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Franconia In 1803, the Reichsdeputationshauptschluss gave the ecclesiastical states of Würzburg and Bamberg, already occupied by Bavarian troops, to the Electorate of Bavaria. Raised to the status of a kingdom in 1806, the new state added the formerly imperial cites of Nürnberg, Schweinfurt and Rothenburg, as well as a host of imperial estates in Franconia to its territory in the course of that year. Following the brief interlude of the Grand-Duchies of Würzburg and Aschaffenburg from 1806 to 1815, Franconia became Bavarian for the second time at the end of the Napoleonic wars. With the proclamation of a constitution for Bavaria in 1818, Franconia, divided into three Regierungsbezirke, became an integral part of the new kingdom. But while the administrative integration of the territories was now complete, its population was Bavarian only in letter, not in spirit.

The unscrupulous, openly anti-clerical methods employed during the secularization, with its concurrent plunder of church property, had deeply offended the devout population in the former prince-bishoprics. In Protestant cities, Bavarian administrators encountered the open hostil ity of a people who as late as 1813 had dreamed of becoming a part of the Kingdom of Prussia rather than the subjects a Catholic king in Munich. Yet accepting the inevitable, Franconian liberals under the leadership of Franz Ludwig von Hornthal, Johann Gottfried Eisenmann and Wilhelm Joseph Behr, tried to use the constitution of 1818 as means to achieve the integration of the reluctant new territories (Neubayern) into the state as well as to further the liberalization of Bavaria as a whole.

In 1818, the vast majority of the Franconian intellectual elite and the propertied bourgeoisie, who formed the backbone of the liberal movement, welcomed the constitution. Their demands were those of liberals everywhere, e.g., separation of justice and administration, the right to introduce legislation in the Landtag, ministerial responsibility, openness of trials, end to censorship, and the army's taking an oath on the constitution. Franconia, and the even more radical Palatinate, provided the leadership for this drive, but neither Maximilian I nor his successor Ludwig I were prepared to meet the demands of leading liberals such as Behr, professor at the University of Würzburg and mayor of the city after 1821, or Hornthal, head of police in Nürnberg and later mayor of Bamberg.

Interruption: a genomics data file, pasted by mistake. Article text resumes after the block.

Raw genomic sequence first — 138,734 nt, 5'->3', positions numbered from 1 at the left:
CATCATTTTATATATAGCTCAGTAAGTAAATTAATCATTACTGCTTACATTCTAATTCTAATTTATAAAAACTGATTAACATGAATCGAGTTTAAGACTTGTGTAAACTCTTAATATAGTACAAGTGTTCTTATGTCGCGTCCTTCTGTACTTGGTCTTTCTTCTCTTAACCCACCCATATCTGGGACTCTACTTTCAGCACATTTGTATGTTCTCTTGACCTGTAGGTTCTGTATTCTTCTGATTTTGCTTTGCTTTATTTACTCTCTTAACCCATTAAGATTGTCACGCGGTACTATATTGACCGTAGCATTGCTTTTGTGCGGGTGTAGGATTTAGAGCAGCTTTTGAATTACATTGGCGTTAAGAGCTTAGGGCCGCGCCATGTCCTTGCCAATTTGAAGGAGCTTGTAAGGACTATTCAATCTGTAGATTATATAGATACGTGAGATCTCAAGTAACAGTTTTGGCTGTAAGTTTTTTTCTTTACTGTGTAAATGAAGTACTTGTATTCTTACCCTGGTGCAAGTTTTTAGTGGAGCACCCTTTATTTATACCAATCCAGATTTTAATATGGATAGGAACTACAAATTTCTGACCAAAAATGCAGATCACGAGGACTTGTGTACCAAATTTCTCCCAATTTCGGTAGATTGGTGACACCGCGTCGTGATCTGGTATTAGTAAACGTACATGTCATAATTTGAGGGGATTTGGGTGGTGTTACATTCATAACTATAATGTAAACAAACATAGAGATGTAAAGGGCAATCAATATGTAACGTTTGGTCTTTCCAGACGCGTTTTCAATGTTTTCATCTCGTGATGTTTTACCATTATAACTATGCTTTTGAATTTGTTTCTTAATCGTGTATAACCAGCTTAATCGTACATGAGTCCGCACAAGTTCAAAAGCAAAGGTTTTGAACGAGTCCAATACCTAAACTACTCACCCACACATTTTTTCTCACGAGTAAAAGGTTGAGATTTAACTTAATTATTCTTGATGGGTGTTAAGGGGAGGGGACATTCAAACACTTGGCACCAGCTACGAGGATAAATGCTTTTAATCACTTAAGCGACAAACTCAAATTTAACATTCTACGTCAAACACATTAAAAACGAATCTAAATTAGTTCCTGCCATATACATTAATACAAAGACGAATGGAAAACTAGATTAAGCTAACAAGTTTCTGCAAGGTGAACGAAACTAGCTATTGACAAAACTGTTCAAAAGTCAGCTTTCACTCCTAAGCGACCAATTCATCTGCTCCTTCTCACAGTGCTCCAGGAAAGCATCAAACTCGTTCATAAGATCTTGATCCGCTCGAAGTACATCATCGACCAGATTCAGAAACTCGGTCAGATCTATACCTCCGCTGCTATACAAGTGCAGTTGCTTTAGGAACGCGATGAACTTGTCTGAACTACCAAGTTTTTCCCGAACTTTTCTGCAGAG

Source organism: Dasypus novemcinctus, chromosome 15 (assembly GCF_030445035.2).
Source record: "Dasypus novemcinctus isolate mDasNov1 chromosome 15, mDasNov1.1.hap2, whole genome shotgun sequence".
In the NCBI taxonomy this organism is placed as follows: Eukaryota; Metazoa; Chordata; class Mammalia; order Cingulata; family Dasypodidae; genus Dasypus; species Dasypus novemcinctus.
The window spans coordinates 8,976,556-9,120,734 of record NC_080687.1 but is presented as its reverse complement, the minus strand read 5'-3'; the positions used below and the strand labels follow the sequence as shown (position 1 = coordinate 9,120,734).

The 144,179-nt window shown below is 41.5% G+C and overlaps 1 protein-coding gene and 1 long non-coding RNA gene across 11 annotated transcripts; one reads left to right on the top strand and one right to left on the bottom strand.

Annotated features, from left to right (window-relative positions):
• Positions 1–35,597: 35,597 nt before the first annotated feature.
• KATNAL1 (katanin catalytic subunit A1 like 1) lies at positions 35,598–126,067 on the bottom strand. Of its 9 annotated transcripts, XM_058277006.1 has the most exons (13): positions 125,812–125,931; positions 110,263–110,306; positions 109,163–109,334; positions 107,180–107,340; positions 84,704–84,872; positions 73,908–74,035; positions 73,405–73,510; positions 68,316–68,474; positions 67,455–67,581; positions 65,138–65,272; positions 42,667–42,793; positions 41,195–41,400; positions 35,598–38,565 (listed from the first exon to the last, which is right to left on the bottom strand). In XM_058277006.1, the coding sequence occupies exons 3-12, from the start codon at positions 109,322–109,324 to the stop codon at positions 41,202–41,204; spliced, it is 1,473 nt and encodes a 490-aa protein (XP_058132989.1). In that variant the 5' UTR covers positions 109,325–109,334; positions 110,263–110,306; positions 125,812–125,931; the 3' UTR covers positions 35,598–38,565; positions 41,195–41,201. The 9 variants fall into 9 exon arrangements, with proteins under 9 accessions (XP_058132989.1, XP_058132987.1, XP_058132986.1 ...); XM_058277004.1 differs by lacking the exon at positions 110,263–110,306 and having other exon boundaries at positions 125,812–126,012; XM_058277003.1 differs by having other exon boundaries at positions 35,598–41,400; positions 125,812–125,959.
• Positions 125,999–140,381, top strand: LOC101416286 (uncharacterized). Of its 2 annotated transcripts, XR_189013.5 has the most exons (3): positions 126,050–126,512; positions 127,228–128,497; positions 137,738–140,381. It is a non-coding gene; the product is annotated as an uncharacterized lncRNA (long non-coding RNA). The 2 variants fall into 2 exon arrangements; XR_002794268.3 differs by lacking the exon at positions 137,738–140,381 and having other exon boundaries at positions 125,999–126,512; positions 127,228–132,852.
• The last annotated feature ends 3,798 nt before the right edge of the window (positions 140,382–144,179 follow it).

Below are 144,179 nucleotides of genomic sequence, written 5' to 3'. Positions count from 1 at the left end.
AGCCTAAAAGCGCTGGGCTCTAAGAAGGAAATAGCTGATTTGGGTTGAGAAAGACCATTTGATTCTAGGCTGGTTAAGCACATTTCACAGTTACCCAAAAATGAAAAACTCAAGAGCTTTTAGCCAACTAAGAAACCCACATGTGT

Their hopes of instrumentalizing the constitution to change Bavaria into a constitutional monarchy were soon dashed. In the course of the 1820s and 1830s, relations between Franconia and Munich deter iorated as Mayor Behr and others were repeatedly refused permission to take their seats in the Landtag. At the so-called constitutional celebration (Verfassungsfest) of May 1832 in Gaibach, liberal demands and latent anti-Bavarian, secessionist sentiments merged in an explosive mixture of discontent. Behr, who reportedly had been proclaimed king of Franconia by some of the more than 5,000 participants, was arrested and languished in prison until 1847. Eisenmann, who came to his defense, suffered the same fate. The universities of Würzburg and Nürnberg were cleansed of all suspect faculty, the Burschenschaftenwere suppressed. Repression increased in 1833 after it was learned that ten students from Würzburg had taken part in the Frankfurter Wachensturm.

A few years later, fuel was added to the smoldering discontent by the order that all soldiers had to genuflect during the Corpus Christi procession, the Kniebeugeerlass of 1838, whi ch the mostly Protestant draftees of middle and upper Franconia refused to obey. Religious sentiments now joined secessionist ideas and liberal demands and transcended social classes: Carl Graf Giech, Regierungspräsident in Ansbach and a member of the highest nobility, resigned in protest in 1840 and became the leader of Franconian Protestant opposition. In 1845, the Kniebeugeerlass was finally revoked. Behr, Eisenmann and others were released in 1847. But when the revolution br oke out in March 1848, these injustices were still fresh in the minds of many Franconians, but events in 1848-49 showed that they had not made revolutionaries out of the liberal leadership.